Lack of social housing at root of continued rising rent and housing shortages

General News

THE further rent increases shown in this latest report from Daft reinforce our concern about the inadequacy of the Housing Assistance Payment as a means of supporting those seeking increasingly expensive and scarce rental accommodation, according to the housing charity Threshold.

 Speaking after the Daft report showed an 8.3% increase in listed rents nationally the Chief Executive of Threshold John-Mark McCafferty said:  “While there is some welcome increase in supply this is either at the upper end of the market or is aimed at mass sharing of accommodation.  The  recent surge in planning applications for more than 6,000 residential properties will not lead to an increased supply of housing for families and individuals in receipt of Housing Assistance Payments, minimum wage workers or pensioners struggling to survive on meagre pensions.

“The main problem is the one we have pointed to repeatedly.  There is simply not enough social housing being built.  Even where social housing is being supplied it is mostly three and four bedroom units which does little to address the needs of single people who are particularly at risk of homelessness.”

He noted that property investors including REITS were now funding purpose built apartment schemes.  “Purpose built schemes certainly have their place in various segments of the market.  The REITs tend to be aimed at the upper end of the market and while this increases supply, it does nothing in the short-term for those seeking average priced accommodation. The Government should re-examine their tax incentives for institutional investors to make it most attractive to develop for the lower end of the market where the immediate crisis lies.  There is an urgent need for affordable rented accommodation to be built along the lines of the Vienna model which has been the subject of much discussion in Ireland recently.”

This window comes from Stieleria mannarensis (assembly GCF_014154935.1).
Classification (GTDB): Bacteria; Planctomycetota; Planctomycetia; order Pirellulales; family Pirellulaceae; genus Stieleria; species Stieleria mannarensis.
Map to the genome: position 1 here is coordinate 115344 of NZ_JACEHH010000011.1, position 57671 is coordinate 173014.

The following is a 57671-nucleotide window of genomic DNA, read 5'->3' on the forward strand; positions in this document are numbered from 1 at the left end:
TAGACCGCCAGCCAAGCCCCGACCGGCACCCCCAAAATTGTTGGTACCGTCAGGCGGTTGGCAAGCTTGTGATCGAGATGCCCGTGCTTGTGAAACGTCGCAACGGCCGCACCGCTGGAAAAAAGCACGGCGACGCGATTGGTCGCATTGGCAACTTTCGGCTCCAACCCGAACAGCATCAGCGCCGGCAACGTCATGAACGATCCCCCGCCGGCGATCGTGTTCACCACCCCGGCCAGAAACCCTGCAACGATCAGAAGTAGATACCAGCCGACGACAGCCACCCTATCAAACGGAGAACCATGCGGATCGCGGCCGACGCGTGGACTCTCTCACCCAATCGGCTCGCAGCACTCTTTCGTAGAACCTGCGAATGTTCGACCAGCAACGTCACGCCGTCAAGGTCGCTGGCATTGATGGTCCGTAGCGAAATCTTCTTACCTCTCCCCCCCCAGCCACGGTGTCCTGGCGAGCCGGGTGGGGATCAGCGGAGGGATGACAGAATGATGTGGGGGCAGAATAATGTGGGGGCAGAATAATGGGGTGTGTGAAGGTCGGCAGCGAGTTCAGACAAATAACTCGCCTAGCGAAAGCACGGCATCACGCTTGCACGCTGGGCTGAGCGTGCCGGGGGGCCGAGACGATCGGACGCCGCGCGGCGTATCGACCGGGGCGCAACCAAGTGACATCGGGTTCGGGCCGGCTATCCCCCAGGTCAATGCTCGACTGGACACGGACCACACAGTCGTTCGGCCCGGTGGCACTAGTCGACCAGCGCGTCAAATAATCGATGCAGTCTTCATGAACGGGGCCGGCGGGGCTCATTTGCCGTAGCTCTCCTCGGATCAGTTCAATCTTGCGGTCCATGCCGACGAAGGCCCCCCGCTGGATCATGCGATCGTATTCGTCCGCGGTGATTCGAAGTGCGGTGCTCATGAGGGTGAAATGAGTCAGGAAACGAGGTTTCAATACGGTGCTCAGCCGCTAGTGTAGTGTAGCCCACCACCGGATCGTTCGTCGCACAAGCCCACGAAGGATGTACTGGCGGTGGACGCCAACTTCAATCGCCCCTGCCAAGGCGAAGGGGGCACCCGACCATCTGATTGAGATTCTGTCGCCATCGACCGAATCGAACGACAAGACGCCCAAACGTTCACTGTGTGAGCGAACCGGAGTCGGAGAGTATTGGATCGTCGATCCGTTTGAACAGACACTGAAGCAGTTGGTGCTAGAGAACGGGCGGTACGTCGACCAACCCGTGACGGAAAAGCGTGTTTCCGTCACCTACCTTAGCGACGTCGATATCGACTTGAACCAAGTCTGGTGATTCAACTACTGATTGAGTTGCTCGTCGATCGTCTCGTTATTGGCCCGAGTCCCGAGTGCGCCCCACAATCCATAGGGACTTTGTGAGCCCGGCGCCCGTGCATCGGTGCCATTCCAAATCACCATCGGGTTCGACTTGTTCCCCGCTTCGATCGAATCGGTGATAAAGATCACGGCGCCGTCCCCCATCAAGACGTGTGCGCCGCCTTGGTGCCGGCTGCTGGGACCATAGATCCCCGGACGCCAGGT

Day to day, week to week and year in year out, we are dealing with increasing number of tenants in receipt of HAP who cannot source affordable housing as HAP caps fall well below market rents. In our recent survey in relation to HAP, we found that 20% of those in receipt of HAP were paying more than 30% of their net incomes on rent top ups, despite being in receipt of HAP”, according to Threshold CEO John-Mark McCafferty. “In 10% of cases, households were paying more than 40% of their net income on rent top-ups.”

According to Threshold chairperson Aideen Hayden: “Since the publication of the government’s plan ‘Rebuilding Ireland – an action for housing and homelessness’ almost three years ago, we have witnessed an increasing number of homelessness. But where are the commitments to develop key worker housing, where are the commitments to accelerated social housing? We must acknowledge that a serious number of those families at risk in the rented sector would have been living in social homes in different times. The system has clearly failed.  We must decide whether, in fact, this issue is important enough to us as a society.  Do we want people to have secure and affordable homes or do we not? If we do, we must step back to reflect on our long-term plans to protect future generations renting and we must act to correct it.”

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